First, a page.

Freddie was, I fantasise, preoccupied with his legacy in this album more, as compared to any of his work before, to quote him: "to keep working until I (he) f***ing dropped".
I like to think it was Freddie’s lasting message rather than last message, intended to be taken as the truth of a man not with one foot in the grave, but strong in the face of the gravest adversity: ‘That we’ll keep on tryin / Till the end of time’.
Thus will the many Queen pundits remember this special muse, this special, special man.
— Eisha Nair
'We will Kickstart your Rhapsody' by Rock Sugar
Top secret disclosure: These carefully-curated FP Playlists are actually pulled together on email threads, kickstarted by one person and added to by others.
Not-so-secret disclosure: Very often, when seeking inspiration, some of the picks by other people tend to help me work out what I want to recommend for a particular weekend.
With that out of the way, I couldn't help notice the large (relatively) number of Queen tracks on the list so far. So how to best pay tribute to Freddie Mercury? With a generous sprinkling of Rock Sugar, of course. LA-based rockers Rock Sugar take great delight in mashing up rock and pop songs (primarily those from the 1980s) and the band's mash-up of Queen's 'Bohemian Rhapsody' and 'We Will Rock You' with Mötley Crüe's 'Kickstart My Heart' elevate all three songs to stratospheric levels, without losing the essence of either.
The purposefulness of 'We Will Rock You'? Check.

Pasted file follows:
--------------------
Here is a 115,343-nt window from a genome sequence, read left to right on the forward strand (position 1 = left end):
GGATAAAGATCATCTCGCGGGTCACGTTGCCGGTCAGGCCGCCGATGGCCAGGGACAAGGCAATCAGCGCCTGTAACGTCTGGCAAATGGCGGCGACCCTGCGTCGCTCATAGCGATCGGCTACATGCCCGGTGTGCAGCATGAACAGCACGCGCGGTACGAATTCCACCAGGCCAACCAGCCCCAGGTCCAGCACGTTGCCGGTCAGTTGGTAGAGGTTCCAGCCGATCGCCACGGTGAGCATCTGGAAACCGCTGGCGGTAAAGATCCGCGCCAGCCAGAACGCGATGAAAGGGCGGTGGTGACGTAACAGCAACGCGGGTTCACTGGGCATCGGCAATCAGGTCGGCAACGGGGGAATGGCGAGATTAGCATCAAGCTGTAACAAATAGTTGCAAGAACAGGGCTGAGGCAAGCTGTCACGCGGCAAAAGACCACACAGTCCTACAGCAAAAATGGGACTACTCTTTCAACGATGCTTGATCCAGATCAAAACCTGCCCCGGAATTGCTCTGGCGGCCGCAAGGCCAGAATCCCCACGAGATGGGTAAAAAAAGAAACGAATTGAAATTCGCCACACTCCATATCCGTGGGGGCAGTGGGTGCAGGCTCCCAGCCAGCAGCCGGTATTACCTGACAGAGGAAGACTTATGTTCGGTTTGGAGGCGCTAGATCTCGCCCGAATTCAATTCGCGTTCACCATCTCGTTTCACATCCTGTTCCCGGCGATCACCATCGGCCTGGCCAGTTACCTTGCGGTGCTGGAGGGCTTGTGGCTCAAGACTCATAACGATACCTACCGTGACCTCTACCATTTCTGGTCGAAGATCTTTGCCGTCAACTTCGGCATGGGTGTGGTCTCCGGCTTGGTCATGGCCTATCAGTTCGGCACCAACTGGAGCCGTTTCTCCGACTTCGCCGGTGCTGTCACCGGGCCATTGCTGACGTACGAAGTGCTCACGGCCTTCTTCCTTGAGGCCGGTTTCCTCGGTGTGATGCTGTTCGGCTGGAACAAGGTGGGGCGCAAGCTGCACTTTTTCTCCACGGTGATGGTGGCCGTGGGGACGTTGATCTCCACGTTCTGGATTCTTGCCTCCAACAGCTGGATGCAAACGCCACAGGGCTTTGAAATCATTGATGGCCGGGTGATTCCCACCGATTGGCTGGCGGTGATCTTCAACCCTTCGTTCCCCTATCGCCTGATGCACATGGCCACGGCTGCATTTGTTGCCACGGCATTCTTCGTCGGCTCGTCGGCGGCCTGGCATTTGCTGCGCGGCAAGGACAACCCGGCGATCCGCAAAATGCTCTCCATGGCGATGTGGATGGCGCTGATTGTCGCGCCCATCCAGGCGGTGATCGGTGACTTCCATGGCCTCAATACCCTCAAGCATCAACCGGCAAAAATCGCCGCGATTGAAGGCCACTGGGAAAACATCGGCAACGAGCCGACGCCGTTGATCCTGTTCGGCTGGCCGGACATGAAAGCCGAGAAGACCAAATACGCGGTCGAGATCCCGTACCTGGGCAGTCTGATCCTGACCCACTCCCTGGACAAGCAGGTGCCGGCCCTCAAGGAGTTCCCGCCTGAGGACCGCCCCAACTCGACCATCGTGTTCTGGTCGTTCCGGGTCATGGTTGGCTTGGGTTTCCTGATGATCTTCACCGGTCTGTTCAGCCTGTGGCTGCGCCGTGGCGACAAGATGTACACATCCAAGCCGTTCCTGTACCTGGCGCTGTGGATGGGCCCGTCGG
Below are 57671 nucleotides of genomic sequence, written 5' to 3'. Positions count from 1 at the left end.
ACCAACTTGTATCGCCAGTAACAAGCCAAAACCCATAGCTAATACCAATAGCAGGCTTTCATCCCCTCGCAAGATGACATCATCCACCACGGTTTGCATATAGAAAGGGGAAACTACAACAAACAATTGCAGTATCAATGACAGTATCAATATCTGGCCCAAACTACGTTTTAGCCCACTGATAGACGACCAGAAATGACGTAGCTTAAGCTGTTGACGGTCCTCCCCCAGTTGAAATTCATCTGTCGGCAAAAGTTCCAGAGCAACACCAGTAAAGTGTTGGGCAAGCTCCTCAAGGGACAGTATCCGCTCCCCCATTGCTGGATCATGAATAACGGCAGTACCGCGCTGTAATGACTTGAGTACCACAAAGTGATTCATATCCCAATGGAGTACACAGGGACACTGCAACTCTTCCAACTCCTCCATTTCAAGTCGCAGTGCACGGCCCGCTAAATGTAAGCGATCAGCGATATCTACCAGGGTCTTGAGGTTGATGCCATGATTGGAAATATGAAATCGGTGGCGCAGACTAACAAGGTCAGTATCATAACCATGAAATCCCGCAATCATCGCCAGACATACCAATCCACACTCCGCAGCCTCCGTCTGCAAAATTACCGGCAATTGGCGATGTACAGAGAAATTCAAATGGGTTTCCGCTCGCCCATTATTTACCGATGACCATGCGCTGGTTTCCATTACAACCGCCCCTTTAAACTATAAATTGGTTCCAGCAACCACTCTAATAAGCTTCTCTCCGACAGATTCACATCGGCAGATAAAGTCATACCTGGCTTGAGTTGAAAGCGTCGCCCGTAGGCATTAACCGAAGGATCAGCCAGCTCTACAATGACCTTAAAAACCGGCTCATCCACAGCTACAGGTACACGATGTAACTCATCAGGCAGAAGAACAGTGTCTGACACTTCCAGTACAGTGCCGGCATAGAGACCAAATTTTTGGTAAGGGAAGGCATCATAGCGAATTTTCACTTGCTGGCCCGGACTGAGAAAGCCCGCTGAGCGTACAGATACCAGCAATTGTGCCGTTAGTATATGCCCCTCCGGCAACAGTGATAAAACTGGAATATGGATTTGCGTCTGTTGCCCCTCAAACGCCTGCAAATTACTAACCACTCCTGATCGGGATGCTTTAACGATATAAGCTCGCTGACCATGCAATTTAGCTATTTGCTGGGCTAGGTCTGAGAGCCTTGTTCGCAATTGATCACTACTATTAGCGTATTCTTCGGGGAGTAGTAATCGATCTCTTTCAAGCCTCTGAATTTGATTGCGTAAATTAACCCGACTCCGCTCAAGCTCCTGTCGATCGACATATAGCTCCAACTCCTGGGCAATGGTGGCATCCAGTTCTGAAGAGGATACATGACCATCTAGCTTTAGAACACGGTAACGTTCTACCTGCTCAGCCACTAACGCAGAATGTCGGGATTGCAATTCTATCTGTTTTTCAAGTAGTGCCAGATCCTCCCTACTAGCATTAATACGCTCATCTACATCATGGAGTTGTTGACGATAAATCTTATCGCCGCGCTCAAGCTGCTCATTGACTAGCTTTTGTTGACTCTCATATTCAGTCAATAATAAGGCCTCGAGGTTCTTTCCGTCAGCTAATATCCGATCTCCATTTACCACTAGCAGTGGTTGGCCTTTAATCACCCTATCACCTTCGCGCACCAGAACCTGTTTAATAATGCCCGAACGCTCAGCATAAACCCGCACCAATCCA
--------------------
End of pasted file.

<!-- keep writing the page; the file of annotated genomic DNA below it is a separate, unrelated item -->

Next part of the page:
The jaunty fun of 'Bohemian Rhapsody'? Check.
That incredible talkbox solo from 'Kickstart My Heart'? Double check.
You losing yourself to the magic of Rock Sugar? We'll soon find out.
— Karan Pradhan
'Closer' by Lemaitre ft. Jennie A
For those of you who don't necessarily j*** over anything and everything Apple, the new Google Pixel ad that is plastered over TV screens must have caught your attention. Once you're over the fact that you may have to sell your spouse's kidneys to afford the phone, it's the theme song of the ad that really catches your attention.
Lemaitre is a Norwegian indie electronic duo hailing from Oslo, and chances are that you've heard their tunes in some random playlist, but 'Closer' will possibly help them get more recognition.
This is a party starter, no doubt. A very catchy song, and an even catchier hook. Freddie Mercury would be proud.
— Swetha Ramakrishnan
'Let's Fall In Love Some More' by Al Bairre
This South African indie-pop band brings to us a characteristically upbeat and optimistic song about someday experiencing the joy of falling in love. Lead vocalist Nicholas Preen's laid-back vocal style complements the bubbly ukulele strumming. The song's foot-tapping melody will have you playing it on repeat.
— Derrek Chundelikkatt
'Jiya Lage Na' from Talaash
This song from Talaash is a masterpiece, both lyrically and musically. The lyrics, penned by Javed Akhtar, explain the entire storyline in a nutshell, with suspense peppered all over. Ram Sampath has used only western musical instruments in the song — yet the song sounds so Indian, thanks to the rustic and soulful vocals by Sona Mohapatra and Ravindra Upadhyay. While Upadhyay's grainy voice lends the song an earthy touch, Mohapatra's vocals echo lend it an air of the supernatural. For those of you who have seen the film would know the rationale behind these contrasts.
— Devansh Sharma
'Amar Mawte' by Anupam Roy
This one's for all of you who want a combination of good music and great lyrics. For those of you who aren't Bengali, I would suggest, tune in and let it take you on a mystical journey. As for the Bongs, don't kill me for liking this version better than Lopamudra Mitra's or Rupankar Bagchi's. Anupam Roy invariably feeds you a tuneful soundtrack, irrespective of whether he's singing it or composing it. So, if this happens to be one of your introspective weekends, let the pensiveness of the song ride your thoughts!
— Reema Mukherjee